VIENNA (Reuters) - Austria has sold 5G licenses to three national mobile operators and a handful of local players, bringing in a mere 188 million euros ($213 million) in an auction aimed at ensuring a rapid rollout of the new technology.
Austria, a laggard in the European Union for fast broadband connections, is among the first countries in the bloc to auction 5G licenses. Its first 5G auction is mainly aimed at speeding up data services in densely populated areas.
While the amount the 5G auction brought in was more than the 50 million euros the right-wing government had budgeted for, it paled in comparison to the 6.5 billion euros neighboring Italy raised in October after a bidding war between operators.
“We want to be a front-runner in 5G,” telecoms regulator RTR’s managing director Johannes Gungl told a news conference. Asked to explain the size of the bids, he said only that they were where supply met demand.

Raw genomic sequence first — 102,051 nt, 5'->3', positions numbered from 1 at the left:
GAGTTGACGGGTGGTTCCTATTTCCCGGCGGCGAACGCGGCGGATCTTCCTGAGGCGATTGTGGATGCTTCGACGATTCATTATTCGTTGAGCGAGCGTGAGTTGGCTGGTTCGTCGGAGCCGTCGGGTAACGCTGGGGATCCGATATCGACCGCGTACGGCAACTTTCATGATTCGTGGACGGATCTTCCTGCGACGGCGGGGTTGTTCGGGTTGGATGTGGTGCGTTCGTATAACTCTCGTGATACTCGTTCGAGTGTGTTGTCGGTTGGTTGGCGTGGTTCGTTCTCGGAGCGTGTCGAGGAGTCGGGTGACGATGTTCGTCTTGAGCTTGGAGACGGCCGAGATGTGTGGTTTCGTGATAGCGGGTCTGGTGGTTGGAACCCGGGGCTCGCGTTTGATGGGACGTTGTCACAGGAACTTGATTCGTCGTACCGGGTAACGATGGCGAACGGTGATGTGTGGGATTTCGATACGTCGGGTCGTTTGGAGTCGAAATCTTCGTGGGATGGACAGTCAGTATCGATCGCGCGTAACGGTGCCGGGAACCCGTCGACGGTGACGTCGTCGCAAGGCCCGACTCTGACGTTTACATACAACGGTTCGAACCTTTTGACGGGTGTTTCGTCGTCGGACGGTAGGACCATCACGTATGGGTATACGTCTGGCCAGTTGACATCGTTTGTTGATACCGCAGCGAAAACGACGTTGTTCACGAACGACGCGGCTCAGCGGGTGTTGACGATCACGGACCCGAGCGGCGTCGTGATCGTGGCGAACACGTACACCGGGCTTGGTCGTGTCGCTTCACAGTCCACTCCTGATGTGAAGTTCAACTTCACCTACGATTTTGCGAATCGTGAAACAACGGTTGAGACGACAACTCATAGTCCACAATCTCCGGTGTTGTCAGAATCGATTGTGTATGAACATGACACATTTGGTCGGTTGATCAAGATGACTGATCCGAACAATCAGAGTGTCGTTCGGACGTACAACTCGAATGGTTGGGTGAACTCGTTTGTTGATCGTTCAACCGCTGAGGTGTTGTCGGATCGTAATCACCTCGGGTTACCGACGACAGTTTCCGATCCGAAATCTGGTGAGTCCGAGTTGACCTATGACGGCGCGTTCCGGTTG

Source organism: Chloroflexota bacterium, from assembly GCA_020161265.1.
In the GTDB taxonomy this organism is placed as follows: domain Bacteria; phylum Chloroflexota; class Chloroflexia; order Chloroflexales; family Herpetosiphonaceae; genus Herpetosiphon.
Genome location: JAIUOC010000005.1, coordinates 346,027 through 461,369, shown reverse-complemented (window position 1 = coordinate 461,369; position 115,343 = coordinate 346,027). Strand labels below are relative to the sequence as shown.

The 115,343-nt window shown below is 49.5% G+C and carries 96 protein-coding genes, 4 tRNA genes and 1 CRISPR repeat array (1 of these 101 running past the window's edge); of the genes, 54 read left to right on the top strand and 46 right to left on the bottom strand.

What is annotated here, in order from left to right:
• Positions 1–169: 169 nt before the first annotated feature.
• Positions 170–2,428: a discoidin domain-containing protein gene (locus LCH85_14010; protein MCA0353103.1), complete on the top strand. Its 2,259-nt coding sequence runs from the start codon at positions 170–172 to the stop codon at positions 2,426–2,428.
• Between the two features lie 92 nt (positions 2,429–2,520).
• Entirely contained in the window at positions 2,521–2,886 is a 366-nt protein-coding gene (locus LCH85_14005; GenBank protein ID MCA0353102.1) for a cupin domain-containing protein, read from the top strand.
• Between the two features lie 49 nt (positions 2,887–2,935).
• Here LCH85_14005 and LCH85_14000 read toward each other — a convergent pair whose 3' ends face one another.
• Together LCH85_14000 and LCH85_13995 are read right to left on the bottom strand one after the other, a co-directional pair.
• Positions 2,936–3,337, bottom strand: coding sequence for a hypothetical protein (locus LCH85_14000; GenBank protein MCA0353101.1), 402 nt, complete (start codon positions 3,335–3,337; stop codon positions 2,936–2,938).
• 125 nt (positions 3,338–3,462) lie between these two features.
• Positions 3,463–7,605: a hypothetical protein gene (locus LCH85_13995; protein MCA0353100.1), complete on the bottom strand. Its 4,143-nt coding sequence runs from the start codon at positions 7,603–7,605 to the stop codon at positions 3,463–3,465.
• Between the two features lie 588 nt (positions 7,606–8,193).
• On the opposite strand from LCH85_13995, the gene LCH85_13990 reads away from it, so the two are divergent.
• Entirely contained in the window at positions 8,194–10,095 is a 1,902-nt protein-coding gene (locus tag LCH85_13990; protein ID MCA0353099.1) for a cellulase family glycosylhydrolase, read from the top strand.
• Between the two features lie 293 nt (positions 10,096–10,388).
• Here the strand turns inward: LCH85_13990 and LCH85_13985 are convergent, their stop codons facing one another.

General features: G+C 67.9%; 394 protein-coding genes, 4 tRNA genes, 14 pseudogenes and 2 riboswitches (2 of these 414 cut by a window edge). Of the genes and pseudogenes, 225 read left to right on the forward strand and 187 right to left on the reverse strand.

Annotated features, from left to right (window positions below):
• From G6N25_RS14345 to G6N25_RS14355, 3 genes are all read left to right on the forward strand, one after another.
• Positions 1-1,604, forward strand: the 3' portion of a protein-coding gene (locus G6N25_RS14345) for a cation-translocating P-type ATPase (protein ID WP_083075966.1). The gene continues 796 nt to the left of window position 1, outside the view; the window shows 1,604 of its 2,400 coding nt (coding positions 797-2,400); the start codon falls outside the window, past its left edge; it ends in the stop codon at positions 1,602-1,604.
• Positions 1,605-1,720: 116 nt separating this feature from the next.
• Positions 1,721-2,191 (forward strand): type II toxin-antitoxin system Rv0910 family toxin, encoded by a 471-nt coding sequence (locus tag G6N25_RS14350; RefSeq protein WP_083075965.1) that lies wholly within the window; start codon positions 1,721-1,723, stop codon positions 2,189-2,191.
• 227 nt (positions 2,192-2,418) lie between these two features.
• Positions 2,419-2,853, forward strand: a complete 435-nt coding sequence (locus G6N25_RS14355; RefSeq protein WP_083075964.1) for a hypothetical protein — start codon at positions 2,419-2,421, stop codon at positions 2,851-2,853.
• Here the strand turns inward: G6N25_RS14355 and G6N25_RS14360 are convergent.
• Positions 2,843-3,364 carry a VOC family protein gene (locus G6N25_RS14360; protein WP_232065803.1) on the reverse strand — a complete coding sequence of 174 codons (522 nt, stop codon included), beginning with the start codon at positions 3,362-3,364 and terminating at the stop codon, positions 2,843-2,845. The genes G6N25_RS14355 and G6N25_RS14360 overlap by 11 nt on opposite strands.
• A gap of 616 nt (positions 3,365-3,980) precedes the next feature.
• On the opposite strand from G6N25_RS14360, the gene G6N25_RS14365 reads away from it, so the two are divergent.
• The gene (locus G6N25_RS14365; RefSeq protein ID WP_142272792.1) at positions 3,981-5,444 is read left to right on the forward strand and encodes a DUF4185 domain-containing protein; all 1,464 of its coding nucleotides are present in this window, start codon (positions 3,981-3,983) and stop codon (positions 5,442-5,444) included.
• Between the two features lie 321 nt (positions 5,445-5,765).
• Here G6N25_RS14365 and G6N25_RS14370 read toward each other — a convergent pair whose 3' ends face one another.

“We also want this spectrum ... to be fully used and for the population and business to be able to enjoy the greater bandwidth,” he added.
The auction divided the country into 12 zones. Deutsche Telekom’s T-Mobile, Telekom Austria’s A1 and Hutchison Drei secured licenses in all 12, while four local operators secured licenses in up to three zones each.
A1 had the biggest bid with 64.3 million euros, followed by T-Mobile with 56.9 million euros and Hutchison Drei with 51.9 million euros, RTR data showed. The other operators secured licenses with bids of roughly 5 million euros or less.
The licenses came with a requirement that the three national operators set up at least 303 base stations nationwide as of Dec. 31 next year, rising to 1,000 from June 30, 2022, RTR said.
Reporting by Francois Murphy; Editing by Edmund Blair and Mark Potter
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